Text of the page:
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Competition for jobs in Italy is understandably very intense as there are more job seekers than jobs (Italy has one of the highest rates of unemployment in Europe), whether it be clerical, skilled, unskilled, professional, full-time or part-time. The Italian Government will not register non-residents of Italy, including tourists, visitors or even students who are living in Italy on a temporary basis.

If you wish to work in Italy, either permanently or temporarily, it is advised that you be provided with a work permit from your prospective employer, and obtain a work visa from the Italian Consular authorities before arriving in Italy. For self- employment the procedure is basically the same. A written job offer is not regarded as a valid document for working in Italy, nor is an employment contract. The prospective employer must apply for preliminary clearance from the provincial employment office (Ufficio Provinciale del Lavoro e della Massima Occupazione) in the proposed city of employment by giving evidence that the job cannot be given to a local resident and only the non-resident is qualified.

Baby sitting jobs and child care is not something that is often required in Italy since relatives and friends more often than not help out.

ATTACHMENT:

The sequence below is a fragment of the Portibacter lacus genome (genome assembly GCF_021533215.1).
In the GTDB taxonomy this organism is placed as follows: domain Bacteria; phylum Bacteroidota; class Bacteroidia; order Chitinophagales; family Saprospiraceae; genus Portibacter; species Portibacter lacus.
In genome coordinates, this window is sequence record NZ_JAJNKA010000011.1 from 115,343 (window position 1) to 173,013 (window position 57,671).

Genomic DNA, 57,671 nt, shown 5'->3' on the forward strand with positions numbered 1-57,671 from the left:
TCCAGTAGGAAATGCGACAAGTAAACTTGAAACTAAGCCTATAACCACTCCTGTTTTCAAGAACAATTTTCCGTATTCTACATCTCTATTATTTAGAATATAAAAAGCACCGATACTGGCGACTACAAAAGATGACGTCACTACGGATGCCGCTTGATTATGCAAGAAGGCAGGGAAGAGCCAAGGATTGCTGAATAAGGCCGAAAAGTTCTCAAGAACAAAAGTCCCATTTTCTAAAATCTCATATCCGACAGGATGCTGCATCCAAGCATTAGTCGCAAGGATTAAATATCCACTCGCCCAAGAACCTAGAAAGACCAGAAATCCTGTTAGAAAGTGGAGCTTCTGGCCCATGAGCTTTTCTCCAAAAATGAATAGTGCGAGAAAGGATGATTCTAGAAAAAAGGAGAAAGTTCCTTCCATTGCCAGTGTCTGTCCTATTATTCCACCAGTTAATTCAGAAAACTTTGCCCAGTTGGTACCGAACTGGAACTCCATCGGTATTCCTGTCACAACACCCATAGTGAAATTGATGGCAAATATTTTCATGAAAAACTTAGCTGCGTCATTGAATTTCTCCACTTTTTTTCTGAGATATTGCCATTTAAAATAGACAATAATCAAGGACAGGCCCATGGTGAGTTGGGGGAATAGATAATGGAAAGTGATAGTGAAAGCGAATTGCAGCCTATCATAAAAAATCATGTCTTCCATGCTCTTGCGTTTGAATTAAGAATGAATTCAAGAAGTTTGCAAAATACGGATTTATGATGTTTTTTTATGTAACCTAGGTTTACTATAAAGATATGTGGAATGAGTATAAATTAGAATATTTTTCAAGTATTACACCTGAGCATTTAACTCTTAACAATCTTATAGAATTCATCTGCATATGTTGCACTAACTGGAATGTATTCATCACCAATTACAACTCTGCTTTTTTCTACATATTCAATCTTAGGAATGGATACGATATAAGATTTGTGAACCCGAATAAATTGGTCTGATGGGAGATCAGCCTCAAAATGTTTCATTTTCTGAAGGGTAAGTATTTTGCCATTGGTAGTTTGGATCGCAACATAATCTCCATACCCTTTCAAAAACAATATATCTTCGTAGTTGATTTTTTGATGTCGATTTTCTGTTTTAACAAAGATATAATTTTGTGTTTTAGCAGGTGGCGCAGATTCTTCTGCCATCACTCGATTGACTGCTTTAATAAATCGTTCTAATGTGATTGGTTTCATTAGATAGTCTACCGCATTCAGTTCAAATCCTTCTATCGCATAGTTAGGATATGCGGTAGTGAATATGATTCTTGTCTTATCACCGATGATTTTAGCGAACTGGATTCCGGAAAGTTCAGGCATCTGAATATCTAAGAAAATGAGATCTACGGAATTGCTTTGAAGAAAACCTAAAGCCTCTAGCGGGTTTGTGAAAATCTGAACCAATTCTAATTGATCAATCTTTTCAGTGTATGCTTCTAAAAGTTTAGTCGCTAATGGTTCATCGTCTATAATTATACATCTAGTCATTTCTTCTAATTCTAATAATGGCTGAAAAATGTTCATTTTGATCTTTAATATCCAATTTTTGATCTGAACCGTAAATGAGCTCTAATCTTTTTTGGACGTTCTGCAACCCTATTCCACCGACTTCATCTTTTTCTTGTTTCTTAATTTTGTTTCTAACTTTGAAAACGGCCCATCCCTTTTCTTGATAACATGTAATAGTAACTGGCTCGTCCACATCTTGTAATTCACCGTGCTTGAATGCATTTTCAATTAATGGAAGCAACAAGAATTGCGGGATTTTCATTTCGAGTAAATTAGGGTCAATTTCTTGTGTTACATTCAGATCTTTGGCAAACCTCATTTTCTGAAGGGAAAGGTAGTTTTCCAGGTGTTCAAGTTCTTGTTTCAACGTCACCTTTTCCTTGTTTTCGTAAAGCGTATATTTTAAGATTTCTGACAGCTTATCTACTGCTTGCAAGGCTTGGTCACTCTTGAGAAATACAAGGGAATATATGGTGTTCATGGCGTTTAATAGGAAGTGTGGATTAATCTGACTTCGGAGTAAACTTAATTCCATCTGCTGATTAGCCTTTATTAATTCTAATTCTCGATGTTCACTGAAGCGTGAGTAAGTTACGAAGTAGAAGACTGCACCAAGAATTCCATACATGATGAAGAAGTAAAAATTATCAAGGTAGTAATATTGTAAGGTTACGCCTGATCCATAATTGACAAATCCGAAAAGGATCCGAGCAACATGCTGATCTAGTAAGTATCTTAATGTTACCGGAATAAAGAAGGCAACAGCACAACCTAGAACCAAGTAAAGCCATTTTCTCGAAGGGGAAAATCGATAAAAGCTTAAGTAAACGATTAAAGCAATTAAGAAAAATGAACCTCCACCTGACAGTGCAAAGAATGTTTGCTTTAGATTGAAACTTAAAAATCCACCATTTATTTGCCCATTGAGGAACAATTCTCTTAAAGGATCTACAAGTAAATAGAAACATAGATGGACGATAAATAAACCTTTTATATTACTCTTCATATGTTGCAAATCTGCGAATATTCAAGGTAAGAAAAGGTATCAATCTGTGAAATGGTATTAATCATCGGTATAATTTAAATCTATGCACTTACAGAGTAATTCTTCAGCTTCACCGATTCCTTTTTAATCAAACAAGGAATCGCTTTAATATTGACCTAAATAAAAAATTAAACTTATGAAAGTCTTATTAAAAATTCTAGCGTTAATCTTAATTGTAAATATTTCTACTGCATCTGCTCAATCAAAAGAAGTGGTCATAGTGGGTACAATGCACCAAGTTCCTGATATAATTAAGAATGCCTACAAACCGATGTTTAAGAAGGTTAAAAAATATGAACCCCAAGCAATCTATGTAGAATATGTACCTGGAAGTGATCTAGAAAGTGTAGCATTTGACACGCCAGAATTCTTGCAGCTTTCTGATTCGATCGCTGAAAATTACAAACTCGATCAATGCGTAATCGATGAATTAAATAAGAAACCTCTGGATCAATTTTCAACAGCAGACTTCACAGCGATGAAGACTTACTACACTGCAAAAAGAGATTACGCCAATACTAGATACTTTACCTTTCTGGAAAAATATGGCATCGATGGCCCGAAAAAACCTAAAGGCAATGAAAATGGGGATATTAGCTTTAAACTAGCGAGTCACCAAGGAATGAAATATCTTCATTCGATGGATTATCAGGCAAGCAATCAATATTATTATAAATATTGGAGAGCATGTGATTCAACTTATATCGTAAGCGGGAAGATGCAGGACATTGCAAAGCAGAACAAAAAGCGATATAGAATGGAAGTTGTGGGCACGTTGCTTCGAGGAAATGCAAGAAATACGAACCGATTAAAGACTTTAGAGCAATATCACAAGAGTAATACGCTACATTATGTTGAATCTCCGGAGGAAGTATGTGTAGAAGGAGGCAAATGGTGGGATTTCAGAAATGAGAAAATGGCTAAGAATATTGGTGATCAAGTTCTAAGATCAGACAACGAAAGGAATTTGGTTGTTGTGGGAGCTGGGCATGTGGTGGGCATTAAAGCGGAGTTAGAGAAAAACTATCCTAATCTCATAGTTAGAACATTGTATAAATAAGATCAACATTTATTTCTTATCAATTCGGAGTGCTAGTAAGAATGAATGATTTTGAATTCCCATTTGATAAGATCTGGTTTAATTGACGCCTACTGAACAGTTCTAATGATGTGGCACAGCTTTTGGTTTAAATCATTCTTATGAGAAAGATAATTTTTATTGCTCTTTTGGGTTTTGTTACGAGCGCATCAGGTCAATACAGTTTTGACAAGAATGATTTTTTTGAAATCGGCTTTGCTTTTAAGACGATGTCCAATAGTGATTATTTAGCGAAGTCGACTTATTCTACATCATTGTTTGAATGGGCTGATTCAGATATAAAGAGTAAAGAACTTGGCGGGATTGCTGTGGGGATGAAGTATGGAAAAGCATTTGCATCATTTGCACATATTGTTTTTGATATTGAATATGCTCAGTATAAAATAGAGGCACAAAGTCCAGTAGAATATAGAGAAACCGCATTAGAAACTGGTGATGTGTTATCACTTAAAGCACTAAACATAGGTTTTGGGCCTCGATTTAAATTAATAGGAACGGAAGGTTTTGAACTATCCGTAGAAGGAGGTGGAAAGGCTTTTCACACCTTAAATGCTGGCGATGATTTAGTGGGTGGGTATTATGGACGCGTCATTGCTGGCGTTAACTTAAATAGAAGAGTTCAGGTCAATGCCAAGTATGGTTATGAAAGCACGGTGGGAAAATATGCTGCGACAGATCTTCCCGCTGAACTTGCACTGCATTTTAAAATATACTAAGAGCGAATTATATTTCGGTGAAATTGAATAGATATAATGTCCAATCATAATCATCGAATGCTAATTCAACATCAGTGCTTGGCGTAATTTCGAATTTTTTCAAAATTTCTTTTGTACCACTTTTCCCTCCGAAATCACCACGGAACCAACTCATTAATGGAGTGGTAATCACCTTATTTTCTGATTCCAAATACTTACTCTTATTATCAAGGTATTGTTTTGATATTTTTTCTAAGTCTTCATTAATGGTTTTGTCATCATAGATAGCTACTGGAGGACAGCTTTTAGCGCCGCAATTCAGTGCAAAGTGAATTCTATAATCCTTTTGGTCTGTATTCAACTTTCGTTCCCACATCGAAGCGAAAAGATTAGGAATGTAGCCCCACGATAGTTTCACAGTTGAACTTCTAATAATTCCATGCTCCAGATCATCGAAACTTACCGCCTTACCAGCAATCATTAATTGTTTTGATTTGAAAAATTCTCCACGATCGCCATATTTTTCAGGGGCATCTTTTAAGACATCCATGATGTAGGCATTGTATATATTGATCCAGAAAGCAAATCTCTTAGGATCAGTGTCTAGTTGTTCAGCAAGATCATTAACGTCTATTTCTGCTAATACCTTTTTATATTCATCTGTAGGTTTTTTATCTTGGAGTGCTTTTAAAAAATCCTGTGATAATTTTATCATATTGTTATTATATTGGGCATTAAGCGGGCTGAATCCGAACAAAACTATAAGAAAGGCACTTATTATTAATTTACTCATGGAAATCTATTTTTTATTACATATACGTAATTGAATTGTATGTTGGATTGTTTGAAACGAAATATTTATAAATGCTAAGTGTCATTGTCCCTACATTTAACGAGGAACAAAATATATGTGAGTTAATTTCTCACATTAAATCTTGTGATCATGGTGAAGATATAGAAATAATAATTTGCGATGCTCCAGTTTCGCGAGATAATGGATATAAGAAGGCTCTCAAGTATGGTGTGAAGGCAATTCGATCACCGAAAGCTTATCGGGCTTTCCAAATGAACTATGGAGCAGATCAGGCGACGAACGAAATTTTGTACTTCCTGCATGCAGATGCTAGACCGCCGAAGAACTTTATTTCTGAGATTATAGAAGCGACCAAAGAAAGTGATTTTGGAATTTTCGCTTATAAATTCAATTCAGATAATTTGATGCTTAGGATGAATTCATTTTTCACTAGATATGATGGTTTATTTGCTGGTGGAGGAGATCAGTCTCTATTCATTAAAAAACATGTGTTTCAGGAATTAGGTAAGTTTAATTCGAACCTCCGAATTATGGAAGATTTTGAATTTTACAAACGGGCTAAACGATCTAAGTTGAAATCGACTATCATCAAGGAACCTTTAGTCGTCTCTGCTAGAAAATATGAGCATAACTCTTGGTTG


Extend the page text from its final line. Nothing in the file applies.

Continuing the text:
The Ministry of Labour insists that should office work become available, such as secretaries, typists or office help, the preference must be given to the locals, thus there is very rarely an opening for a non-resident.

There are quite a few English language schools in Italy, and vacancies do come up for non-residents teachers. It affords you a very relaxed lifestyle but the pay is generally low, regardless of the city in which you have chosen to live. Most non-resident teachers need to support their lifestyle by acquiring a second income.

The area with the largest projected employment growth in Italy is the construction industry. It is believed that demand in the business services sector is also expected to grow in the next few years.

Southern Italy is expected to show the most dramatic employment growth over the next few years, followed by central Italy and finally the northern region. Tourism, distribution, food industries, wood furniture, wholesale, vehicle sales, minerals and artisan enterprises are amongst the leading areas contributing to this projected employment growth.

Some employment agencies believe that temporary employment in Italy should be the way forward for the country to develop certain areas. Certainly for overseas visitors it's a great way to get to know Italy's dolce vita (way of life) and possibly develop contacts for a future in an international career. Temporary employment agencies usually look for a variety of workers such as clerks, electricians, waiters, bartenders, receptionists, system administrators, technical support, engineers, and so forth. Most assignments last from between three to six months, but there are times when they last for a period of up to two years.

Due to the increasing use of computers it's possible to find a job in Italy from the internet, but traditional methods of recruiting such as employment agencies, newspaper advertisements and personal networking are still the most common. A number of websites offer free databases and the option of submitting curriculum vitae to potential employers.

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